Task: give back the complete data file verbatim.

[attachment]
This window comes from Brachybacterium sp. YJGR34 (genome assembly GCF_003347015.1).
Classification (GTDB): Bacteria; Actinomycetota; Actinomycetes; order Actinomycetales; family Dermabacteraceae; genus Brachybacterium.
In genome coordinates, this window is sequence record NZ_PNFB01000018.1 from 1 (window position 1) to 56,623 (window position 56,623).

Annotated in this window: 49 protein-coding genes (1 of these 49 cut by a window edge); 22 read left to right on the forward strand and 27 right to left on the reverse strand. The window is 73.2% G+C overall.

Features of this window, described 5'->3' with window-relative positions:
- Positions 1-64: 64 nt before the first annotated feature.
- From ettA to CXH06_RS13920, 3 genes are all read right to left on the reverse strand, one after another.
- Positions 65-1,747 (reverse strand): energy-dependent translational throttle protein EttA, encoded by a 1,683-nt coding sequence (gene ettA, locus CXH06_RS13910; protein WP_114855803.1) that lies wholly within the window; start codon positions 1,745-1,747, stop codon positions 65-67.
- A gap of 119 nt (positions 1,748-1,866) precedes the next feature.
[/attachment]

This window comes from Brachybacterium sp. YJGR34 (genome assembly GCF_003347015.1).
Classification (GTDB): Bacteria; Actinomycetota; Actinomycetes; order Actinomycetales; family Dermabacteraceae; genus Brachybacterium.
In genome coordinates, this window is sequence record NZ_PNFB01000018.1 from 1 (window position 1) to 56,623 (window position 56,623).

Annotated in this window: 49 protein-coding genes (1 of these 49 cut by a window edge); 22 read left to right on the forward strand and 27 right to left on the reverse strand. The window is 73.2% G+C overall.

Features of this window, described 5'->3' with window-relative positions:
- Positions 1-64: 64 nt before the first annotated feature.
- From ettA to CXH06_RS13920, 3 genes are all read right to left on the reverse strand, one after another.
- Positions 65-1,747 (reverse strand): energy-dependent translational throttle protein EttA, encoded by a 1,683-nt coding sequence (gene ettA, locus CXH06_RS13910; protein WP_114855803.1) that lies wholly within the window; start codon positions 1,745-1,747, stop codon positions 65-67.
- A gap of 119 nt (positions 1,748-1,866) precedes the next feature.